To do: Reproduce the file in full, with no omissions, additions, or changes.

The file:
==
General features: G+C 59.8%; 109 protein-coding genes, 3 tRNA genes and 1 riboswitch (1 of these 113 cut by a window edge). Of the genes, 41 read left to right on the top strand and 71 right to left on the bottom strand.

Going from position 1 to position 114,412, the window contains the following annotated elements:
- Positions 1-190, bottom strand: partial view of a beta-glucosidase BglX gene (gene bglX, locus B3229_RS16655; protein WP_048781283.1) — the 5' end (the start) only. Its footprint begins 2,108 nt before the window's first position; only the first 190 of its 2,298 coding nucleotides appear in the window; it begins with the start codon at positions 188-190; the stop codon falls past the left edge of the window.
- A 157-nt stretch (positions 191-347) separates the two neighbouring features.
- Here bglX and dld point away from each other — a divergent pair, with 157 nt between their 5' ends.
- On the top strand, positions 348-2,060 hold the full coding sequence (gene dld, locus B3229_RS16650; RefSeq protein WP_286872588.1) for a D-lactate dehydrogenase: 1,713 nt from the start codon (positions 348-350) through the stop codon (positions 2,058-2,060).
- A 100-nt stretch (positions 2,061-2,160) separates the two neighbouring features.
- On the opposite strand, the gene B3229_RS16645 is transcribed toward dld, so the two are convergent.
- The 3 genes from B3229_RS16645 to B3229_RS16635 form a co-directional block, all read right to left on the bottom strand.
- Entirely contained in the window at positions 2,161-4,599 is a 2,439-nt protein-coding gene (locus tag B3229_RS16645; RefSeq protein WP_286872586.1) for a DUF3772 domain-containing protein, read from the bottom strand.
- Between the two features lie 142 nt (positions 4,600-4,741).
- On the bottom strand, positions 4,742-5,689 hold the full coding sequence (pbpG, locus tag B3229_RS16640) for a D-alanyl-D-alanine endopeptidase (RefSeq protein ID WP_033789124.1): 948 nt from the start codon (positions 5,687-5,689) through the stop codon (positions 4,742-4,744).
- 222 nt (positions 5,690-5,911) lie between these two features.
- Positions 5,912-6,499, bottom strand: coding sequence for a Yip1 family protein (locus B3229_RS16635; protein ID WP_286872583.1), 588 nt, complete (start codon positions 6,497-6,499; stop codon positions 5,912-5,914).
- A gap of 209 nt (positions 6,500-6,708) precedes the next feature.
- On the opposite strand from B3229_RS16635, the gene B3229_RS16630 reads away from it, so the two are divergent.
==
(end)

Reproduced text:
General features: G+C 59.8%; 109 protein-coding genes, 3 tRNA genes and 1 riboswitch (1 of these 113 cut by a window edge). Of the genes, 41 read left to right on the top strand and 71 right to left on the bottom strand.

Going from position 1 to position 114,412, the window contains the following annotated elements:
- Positions 1-190, bottom strand: partial view of a beta-glucosidase BglX gene (gene bglX, locus B3229_RS16655; protein WP_048781283.1) — the 5' end (the start) only. Its footprint begins 2,108 nt before the window's first position; only the first 190 of its 2,298 coding nucleotides appear in the window; it begins with the start codon at positions 188-190; the stop codon falls past the left edge of the window.
- A 157-nt stretch (positions 191-347) separates the two neighbouring features.
- Here bglX and dld point away from each other — a divergent pair, with 157 nt between their 5' ends.
- On the top strand, positions 348-2,060 hold the full coding sequence (gene dld, locus B3229_RS16650; RefSeq protein WP_286872588.1) for a D-lactate dehydrogenase: 1,713 nt from the start codon (positions 348-350) through the stop codon (positions 2,058-2,060).
- A 100-nt stretch (positions 2,061-2,160) separates the two neighbouring features.
- On the opposite strand, the gene B3229_RS16645 is transcribed toward dld, so the two are convergent.
- The 3 genes from B3229_RS16645 to B3229_RS16635 form a co-directional block, all read right to left on the bottom strand.
- Entirely contained in the window at positions 2,161-4,599 is a 2,439-nt protein-coding gene (locus tag B3229_RS16645; RefSeq protein WP_286872586.1) for a DUF3772 domain-containing protein, read from the bottom strand.
- Between the two features lie 142 nt (positions 4,600-4,741).
- On the bottom strand, positions 4,742-5,689 hold the full coding sequence (pbpG, locus tag B3229_RS16640) for a D-alanyl-D-alanine endopeptidase (RefSeq protein ID WP_033789124.1): 948 nt from the start codon (positions 5,687-5,689) through the stop codon (positions 4,742-4,744).
- 222 nt (positions 5,690-5,911) lie between these two features.
- Positions 5,912-6,499, bottom strand: coding sequence for a Yip1 family protein (locus B3229_RS16635; protein ID WP_286872583.1), 588 nt, complete (start codon positions 6,497-6,499; stop codon positions 5,912-5,914).
- A gap of 209 nt (positions 6,500-6,708) precedes the next feature.
- On the opposite strand from B3229_RS16635, the gene B3229_RS16630 reads away from it, so the two are divergent.